It appears some things are starting to hit the fan down in Georgia. MyGolfSpy has learned that Bridgestone Golf CEO Angel Ilagan has been dismissed from his position. In addition, we hear other changes may be forthcoming as Bridgestone’s bread and butter ball business has lost market share this year, falling to 4th place (behind TaylorMade) in ball sales.
Bridgestone announced the move in a prepared statement last evening:
“Bridgestone Golf and its President and Chief Executive Officer, Angel Ilagan, have made a mutual decision to part ways. The company greatly appreciates the energy he put into leading Bridgestone Golf over the past two years, and wishes him well in future endeavors. An immediate search is underway to identify a new leader who will help carry Bridgestone Golf’s recent momentum forward.”
In corporate speak, a mutual decision to part ways, especially without a permanent successor in place, suggests an upper management team less than enamored with recent North American performance and an immediate need to change leadership and direction. It’s a polite way of saying you’re fired.
Dropping to 4th in balls, despite Tiger’s early season performance, can’t be sugar-coated.
Ilagan has been Bridgestone’s head man since 2016. He brought Tiger into the fold in December of that year and has also signed Lexi Thompson and Bryson DeChambeau to ball deals. Ilagan has been a vocal supporter of rolling back golf ball performance, at least on the professional level, making Bridgestone the only ball company we’re aware of in favor of a rollback. Earlier this year, Bridgestone reported 2017 as a record-setting year for both balls sales and profits, although industry insiders have countered that while Bridgestone may have, in fact, set a record for actual balls sold, those balls were sold at heavy discounts, meaning actual dollar sales were down and the company, in fact, lost money.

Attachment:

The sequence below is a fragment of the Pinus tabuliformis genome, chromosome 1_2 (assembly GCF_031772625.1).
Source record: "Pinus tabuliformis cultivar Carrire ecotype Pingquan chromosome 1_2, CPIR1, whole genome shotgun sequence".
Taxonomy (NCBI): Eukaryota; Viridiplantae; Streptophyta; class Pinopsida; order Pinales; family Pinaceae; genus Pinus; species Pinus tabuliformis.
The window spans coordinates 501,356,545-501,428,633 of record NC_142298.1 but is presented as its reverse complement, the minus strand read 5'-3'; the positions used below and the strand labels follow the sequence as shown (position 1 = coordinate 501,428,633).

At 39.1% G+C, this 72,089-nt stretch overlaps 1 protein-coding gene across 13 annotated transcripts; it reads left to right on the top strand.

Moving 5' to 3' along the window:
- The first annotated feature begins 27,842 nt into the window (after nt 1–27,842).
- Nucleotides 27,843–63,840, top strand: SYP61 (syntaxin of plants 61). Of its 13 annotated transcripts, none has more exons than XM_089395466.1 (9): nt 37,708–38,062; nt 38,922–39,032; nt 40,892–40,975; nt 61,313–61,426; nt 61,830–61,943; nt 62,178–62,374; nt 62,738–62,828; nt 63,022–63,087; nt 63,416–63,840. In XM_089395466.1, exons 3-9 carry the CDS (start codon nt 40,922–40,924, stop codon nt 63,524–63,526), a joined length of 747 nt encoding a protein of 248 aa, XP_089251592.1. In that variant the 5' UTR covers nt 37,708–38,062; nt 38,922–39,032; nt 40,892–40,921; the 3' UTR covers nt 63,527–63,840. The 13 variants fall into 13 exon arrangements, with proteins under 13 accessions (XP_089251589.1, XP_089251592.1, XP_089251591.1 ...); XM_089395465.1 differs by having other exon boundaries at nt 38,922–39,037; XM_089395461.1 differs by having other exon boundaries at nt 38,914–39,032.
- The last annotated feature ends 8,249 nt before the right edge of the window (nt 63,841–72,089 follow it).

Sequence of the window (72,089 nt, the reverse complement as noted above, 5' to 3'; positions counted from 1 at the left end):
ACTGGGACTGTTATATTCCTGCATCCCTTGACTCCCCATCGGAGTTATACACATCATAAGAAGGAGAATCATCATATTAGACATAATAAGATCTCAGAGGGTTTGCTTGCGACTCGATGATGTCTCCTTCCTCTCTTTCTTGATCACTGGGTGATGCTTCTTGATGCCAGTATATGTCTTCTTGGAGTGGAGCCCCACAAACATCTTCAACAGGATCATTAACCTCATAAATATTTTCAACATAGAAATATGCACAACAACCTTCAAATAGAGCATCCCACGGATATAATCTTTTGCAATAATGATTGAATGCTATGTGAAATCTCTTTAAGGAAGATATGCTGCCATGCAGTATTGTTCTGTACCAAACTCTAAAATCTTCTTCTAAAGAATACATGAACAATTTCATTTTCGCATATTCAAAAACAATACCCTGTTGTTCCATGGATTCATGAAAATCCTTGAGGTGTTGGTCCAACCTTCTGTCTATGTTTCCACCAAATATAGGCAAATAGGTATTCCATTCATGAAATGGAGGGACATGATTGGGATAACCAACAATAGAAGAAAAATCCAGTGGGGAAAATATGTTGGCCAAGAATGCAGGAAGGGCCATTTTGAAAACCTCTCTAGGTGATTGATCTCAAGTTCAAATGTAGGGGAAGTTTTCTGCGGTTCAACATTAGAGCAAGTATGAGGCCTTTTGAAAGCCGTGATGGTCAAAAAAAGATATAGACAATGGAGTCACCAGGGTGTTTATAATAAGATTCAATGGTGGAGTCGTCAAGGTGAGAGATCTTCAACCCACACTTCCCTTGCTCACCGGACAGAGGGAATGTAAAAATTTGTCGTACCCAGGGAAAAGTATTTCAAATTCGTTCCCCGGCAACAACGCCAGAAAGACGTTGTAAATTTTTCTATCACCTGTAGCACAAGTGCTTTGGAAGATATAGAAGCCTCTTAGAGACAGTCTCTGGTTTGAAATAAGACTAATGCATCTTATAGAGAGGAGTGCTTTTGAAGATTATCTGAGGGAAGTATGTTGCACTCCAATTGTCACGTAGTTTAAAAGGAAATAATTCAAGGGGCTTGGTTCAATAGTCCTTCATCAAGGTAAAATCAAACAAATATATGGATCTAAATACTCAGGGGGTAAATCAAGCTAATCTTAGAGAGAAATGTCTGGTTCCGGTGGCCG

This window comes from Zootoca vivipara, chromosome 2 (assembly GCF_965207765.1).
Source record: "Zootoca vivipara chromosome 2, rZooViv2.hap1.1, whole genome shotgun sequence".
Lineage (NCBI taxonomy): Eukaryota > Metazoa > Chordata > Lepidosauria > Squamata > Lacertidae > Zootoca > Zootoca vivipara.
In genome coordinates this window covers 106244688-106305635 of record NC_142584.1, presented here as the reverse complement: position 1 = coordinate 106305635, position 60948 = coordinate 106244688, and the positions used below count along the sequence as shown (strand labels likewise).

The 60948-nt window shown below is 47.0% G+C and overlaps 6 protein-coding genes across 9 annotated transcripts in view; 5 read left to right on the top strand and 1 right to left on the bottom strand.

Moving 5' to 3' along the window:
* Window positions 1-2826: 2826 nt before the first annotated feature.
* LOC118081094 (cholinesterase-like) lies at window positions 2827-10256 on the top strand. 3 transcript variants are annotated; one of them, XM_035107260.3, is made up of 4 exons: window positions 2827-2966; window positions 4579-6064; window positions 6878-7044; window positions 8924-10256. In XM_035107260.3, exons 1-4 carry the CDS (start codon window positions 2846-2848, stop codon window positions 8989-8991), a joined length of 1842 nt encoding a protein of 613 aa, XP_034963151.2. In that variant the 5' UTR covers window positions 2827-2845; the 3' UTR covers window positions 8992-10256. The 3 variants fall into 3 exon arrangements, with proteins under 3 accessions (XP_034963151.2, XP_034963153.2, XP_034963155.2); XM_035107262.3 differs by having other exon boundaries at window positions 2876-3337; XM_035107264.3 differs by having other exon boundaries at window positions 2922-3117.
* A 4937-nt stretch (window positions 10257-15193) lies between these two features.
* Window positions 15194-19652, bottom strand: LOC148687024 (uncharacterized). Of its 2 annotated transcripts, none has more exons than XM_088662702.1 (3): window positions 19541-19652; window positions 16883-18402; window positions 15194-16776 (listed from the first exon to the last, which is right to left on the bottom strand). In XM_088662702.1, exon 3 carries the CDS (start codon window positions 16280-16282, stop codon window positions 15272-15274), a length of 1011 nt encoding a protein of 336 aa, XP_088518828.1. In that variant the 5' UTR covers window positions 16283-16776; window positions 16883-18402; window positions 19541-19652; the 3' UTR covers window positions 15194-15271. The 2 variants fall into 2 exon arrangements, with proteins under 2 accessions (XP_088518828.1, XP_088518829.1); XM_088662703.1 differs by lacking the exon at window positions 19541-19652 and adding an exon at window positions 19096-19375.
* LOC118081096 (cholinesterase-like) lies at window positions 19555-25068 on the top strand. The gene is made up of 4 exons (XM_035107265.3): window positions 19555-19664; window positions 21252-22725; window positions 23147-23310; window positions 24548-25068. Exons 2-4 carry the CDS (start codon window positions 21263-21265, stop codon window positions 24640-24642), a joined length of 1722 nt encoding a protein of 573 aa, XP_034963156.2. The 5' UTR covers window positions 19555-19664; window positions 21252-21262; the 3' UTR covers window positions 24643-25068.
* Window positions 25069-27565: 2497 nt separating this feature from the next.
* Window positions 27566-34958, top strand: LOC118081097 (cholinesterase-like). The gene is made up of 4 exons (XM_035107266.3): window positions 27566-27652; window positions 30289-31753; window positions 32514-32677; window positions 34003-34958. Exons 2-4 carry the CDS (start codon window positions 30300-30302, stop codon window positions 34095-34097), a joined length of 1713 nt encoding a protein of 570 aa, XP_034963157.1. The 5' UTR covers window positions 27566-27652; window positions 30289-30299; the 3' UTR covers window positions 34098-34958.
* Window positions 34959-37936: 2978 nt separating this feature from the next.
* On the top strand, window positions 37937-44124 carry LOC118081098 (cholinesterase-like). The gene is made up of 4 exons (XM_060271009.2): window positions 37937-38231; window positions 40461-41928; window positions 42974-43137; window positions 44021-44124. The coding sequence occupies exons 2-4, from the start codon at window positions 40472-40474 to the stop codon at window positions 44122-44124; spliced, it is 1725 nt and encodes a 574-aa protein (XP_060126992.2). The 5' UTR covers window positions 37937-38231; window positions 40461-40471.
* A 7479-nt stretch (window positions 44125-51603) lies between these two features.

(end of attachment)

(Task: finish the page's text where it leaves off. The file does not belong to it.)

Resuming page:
Likewise, Bridgestone’s golf equipment business has remained non-existent during Ilagan’s tenure. The two-year-old premium Tour B line, originally sold exclusively through fitters, is now being sold on the company’s website. Bridgestone has also introduced several limited edition clubs for sale online only, including a forged driving iron and a premium priced boxed set – an idea that’s been met with both eye rolls and skepticism. Bridgestone remains firmly in the Other category when it comes to equipment market share.
What Does It Mean?
Changes at the top are sometimes planned, but when sales, profitability, and bread and butter market share are all trending downward, the corporate sphincter tends to tighten. When those trends continue, changes are inevitable. Given the current climate, Ilagan’s ouster may not be surprising, but making such a move without a replacement ready is, at the very least, curious. Bridgestone bills itself as a golf ball company first and foremost, so losing ground to TaylorMade had to be particularly galling.
In reality, golf ball sales are all about reach and marketing. Titleist, of course, leads the league in reach. It’s the #1 Ball in Golf, has extensive tour staff and a death grip on pro shop sales. Callaway backs its Chrome Soft franchise with top-notch marketing that’s helped fuel its rise to number two in market share. It’s still a distant second, but Callaway continues to grow while Titleist’s overall market share has dropped below 50%. TaylorMade has elbowed its way into the 3rd position with a decent combination of both reach and marketing prowess.